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NEWS UPDATES Asean Affairs   8 August 2013  

Lao govt vows to address labour shortage

State-owned vocational schools in Laos will accept more students in this academic year amid a rising demand for skilled labour, according to a senior official from the Ministry of Education and Sports.

Technical and Vocational Education Department director general Nouphanh Outsa said yesterday that over 20 state-owned technical and vocational schools around the country will accept 15,000 students this year, about 1,000 more than they did last year.

The number of students studying at vocational schools is expected to increase over the next few years to meet the demand of the labour market, he said.

He said that the ministry's decision to accept more students into vocational education programmes was also part of the ministry's development plan to boost skilled labour from 2010 to 2015.

“Accepting more students will produce more skilled human resources in preparation for integration with the Asean Economic Community in 2015,” he said.

“The vocational courses provide skills to suit the needs of the labour market and give young students the expertise needed for the development of their communities.”

To meet market demand the vocational schools have introduced new courses including mining, electrical engineering, construction, electronics, auto mechanics, hospitality and other related subjects, for which Laos is currently facing a shortage.

Courses can improve the students' chances of setting up a business and are offered as either a two or three year programme.

With support from the Asian Development Bank, the ministry provides financial incentives for the students so as to encourage them to study at vocational schools.

At present, most of the secondary school graduates do not want to go to vocational schools as they believe that they will not get good jobs.

Some also think that if they finish vocational schools, they will end up working as labourers.

Demand for skilled labour saw a rapid increase over the past few years thanks to the government policy to promote foreign investment. At present a number of foreign firms are having to import foreign labour due to a shortage in the domestic supply.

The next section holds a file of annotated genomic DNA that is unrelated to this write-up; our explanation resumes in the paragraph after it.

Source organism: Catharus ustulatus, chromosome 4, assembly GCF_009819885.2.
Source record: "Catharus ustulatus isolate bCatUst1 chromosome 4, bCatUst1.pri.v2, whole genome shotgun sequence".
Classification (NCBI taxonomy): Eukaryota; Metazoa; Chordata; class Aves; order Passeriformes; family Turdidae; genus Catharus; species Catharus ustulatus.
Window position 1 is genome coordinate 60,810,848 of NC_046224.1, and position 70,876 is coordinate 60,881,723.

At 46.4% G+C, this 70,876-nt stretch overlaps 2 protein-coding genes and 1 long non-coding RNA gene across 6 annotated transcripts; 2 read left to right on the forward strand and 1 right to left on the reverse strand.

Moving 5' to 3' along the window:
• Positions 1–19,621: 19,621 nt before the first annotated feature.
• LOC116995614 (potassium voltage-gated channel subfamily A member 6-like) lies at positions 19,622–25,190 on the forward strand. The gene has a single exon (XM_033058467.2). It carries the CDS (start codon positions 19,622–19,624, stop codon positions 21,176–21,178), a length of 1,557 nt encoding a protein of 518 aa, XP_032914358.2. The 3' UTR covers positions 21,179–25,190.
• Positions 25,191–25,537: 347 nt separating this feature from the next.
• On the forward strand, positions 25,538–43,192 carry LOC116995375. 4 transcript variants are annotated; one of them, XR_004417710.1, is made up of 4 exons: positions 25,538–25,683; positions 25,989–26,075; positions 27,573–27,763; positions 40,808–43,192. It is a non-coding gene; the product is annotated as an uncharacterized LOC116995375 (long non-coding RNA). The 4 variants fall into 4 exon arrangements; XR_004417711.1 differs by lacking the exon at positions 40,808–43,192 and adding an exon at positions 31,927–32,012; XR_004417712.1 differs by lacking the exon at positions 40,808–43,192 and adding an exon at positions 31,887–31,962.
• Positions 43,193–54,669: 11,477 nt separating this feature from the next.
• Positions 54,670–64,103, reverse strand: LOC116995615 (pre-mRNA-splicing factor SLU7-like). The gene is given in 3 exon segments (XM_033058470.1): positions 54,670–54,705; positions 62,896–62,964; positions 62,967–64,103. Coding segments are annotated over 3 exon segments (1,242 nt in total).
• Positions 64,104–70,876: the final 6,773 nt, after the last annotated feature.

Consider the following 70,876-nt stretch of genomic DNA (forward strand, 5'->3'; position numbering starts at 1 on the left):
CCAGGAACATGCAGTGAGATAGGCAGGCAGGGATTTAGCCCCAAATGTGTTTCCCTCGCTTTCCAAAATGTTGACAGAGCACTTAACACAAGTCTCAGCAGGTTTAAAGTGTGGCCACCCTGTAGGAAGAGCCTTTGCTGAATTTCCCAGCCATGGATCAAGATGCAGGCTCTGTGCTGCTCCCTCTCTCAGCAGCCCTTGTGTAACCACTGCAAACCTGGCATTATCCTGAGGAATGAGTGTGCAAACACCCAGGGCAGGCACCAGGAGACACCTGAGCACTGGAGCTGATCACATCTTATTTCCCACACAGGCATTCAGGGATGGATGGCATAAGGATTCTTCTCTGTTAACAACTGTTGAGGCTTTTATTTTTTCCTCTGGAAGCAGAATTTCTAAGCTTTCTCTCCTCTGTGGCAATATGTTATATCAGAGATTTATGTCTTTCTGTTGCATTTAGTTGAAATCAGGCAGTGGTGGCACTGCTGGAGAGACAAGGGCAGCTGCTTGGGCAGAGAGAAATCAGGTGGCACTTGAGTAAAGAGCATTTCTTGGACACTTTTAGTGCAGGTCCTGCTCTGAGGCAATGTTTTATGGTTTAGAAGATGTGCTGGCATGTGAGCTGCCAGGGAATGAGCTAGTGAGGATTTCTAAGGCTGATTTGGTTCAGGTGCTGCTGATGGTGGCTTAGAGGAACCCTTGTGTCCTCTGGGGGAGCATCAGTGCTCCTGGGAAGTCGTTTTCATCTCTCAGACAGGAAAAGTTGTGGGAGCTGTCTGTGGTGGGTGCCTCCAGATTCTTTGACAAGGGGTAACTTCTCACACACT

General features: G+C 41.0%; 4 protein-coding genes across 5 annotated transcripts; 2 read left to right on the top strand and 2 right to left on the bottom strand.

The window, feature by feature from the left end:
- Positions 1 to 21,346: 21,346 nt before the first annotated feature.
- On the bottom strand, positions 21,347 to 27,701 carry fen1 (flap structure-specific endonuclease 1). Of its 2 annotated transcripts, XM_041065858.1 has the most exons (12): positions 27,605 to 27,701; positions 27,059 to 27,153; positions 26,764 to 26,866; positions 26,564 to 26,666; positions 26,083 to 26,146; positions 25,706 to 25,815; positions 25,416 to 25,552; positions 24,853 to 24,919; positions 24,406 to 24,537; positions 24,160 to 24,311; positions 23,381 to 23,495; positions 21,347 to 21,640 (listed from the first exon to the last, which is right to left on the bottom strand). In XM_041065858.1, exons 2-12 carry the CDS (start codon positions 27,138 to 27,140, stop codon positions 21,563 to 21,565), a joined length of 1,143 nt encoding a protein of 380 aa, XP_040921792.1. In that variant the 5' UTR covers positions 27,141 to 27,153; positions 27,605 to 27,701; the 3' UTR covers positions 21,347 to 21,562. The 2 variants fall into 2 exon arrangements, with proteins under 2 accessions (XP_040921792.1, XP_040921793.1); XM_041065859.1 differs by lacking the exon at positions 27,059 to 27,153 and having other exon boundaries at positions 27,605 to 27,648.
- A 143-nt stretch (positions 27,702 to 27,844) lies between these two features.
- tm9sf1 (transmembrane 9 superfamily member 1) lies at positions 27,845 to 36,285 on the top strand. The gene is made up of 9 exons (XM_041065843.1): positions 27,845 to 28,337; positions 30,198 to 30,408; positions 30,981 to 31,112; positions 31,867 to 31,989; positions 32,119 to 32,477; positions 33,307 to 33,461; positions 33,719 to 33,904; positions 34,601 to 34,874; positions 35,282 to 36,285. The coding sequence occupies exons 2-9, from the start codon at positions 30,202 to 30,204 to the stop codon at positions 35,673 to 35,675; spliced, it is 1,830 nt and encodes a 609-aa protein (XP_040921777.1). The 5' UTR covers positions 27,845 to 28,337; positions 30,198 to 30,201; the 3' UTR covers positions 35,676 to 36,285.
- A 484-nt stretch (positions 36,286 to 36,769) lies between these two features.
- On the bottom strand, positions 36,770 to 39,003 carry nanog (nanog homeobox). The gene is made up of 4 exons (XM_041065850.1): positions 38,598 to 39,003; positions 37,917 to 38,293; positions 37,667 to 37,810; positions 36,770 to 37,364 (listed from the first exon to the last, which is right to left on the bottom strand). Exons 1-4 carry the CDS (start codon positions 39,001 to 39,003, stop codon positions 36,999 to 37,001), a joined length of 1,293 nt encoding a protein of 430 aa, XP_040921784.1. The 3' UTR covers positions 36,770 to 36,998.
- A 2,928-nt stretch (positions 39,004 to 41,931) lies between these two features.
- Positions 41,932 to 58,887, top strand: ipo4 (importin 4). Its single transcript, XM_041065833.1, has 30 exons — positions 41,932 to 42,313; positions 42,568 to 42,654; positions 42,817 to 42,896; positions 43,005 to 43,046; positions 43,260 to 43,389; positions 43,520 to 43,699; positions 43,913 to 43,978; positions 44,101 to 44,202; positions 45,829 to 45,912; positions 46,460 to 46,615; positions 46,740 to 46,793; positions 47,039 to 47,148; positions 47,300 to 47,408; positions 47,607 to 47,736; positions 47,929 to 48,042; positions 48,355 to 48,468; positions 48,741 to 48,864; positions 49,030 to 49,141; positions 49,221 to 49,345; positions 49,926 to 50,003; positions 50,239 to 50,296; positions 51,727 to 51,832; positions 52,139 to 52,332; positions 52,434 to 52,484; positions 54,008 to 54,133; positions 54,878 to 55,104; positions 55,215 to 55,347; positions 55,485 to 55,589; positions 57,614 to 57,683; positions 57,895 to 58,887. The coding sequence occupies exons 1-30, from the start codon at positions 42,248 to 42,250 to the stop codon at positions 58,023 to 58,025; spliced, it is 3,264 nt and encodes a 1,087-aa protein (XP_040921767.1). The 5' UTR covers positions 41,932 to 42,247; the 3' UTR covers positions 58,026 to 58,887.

Besides state-owned vocational institutes, the ministry plans to encourage the private sector to build vocational collages and schools in order to produce skilled labour to help develop national socio-economic growth.

At present, there are over 80 private vocational institutes around the country offering courses on business, IT, agriculture and other related subjects

These institutes also offer opportunities for school leavers to attend short or long-term courses locally, according to the department.

Although student numbers entering vocational education have gradually increased over the past few years, Laos is still suffering from a lack of skilled labour.

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This year in Thailand-what next?

AseanAffairs   04 January 2011
By David Swartzentruber      

It is commonplace in journalism to write two types of articles at the transition point between the year that has passed and the New Year. As this writer qualifies as an “old hand” in observing Thailand with a track record dating back 14 years, it is time take a shot at what may unfold in Thailand in 2011.

The first issue that can’t be answered is the health of Thailand’s beloved King Bhumibol, who is now 83 years old. He is the world's longest reigning monarch, but elaborate birthday celebrations in December failed to mask concern over his health. More






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